This all may sound like ancient history. But the remnants of that legacy echo down through the generations. White supremacy is everywhere and is particularly linked to the intersection of trauma, gender, and gun violence, as demonstrated by the anti-Asian hate during the rampage in three Atlanta spas in 2021.
In fact, Black people’s trauma, like Native/Indigenous people’s trauma, and the resulting pain and compromised mental health rise from policies that ignore our lived experience and penalize us for circumstances we did not create. Research and treatment need to start taking seriously the lingering effect of historic atrocities.
3. Ask us what we need and help us build it. Mental health status, treatment, and prevention in Black communities are challenging and complex, and its nuances are rarely teased apart. Policymakers rarely listen to and engage the population most impacted by the policy. Communities have asked for increased “racial concordance” — where the race of patient and clinicians match — which matters in patient and provider communications. However, policies have not been implemented to address the need of Black communities. According to the American Psychological Association’s Center for Workforce Studies, Black clinicians only represent 2% of practicing psychiatrists and 4% of psychologists providing care (and that’s after a 166% increase of racial and ethnic minorities within the workforce between 2000 and 2019.). We need policymakers who ask us what we need and help us obtain it.
Solutions in our own communities
One of the most effective solutions to this wide-ranging problem is fostering existing support of traditions indigenous to communities of color. For instance, Dr. Afiya Mbilishaka, a D.C. psychologist and hairstylist, has launched a movement to focus on hair-related rituals and history to foster emotional and mental health reparations in Black communities.
Similarly, we need support for existing networks of innovative, grassroots organizations embedded in Black communities. For instance, the Community Healing Network’s Emotional Emancipation Circles offers self-help support groups that share stories and healing around anti-Black racism and white supremacy. Around the country, dozens of grassroots mental health organizations, like the Black Emotional and Mental Health Collective and The Weight Room, are doing the same, providing access to innovative mental health measures addressing the specific context of Black mental health. In Native/Indigenous communities, organizations like WeRNative, StrongHearts Native Helpline, Indigenous Story Studio, and One Sky Center also stand in the gap of their communities’ mental health needs.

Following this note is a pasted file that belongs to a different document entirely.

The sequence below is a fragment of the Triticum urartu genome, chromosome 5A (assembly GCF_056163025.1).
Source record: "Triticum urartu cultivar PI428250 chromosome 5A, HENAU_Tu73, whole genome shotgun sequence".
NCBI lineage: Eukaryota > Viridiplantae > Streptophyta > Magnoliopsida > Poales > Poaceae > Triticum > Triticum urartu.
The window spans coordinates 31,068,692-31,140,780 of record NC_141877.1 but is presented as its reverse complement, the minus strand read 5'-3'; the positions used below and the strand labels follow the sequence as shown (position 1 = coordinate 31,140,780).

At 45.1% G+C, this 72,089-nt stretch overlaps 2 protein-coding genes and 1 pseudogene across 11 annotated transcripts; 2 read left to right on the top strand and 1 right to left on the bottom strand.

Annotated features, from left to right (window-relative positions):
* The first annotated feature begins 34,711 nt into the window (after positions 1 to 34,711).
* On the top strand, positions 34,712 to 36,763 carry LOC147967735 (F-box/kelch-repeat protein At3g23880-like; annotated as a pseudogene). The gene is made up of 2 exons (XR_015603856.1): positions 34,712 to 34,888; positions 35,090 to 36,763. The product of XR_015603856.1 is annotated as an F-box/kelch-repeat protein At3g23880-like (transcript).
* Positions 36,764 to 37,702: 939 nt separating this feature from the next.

Black communities face unique mental challenges because the U.S. has not addressed the economic, social, physical, emotional, and mental health impact of slavery. As we confront the mental health crisis in Black communities, we must do it in the context of other conversations around reparations. From obtaining better historical data on children taken from enslaved mothers to current discussions of economic reparations by Chicago and California, the U.S. must address the trauma created by U.S. and colonial policies, which intertwine at every level of the lived experience of Black people, Native/Indigenous nations and Latinx communities share today. Such measures will model solutions for other underserved communities and pave the way for an antiracist approach to mental health. We can address mental health for healthy and whole Black communities by asking new questions, supporting communities’ self-determination and organizations, and engaging in new practices.
Jameta Nicole Barlow is a community health psychologist.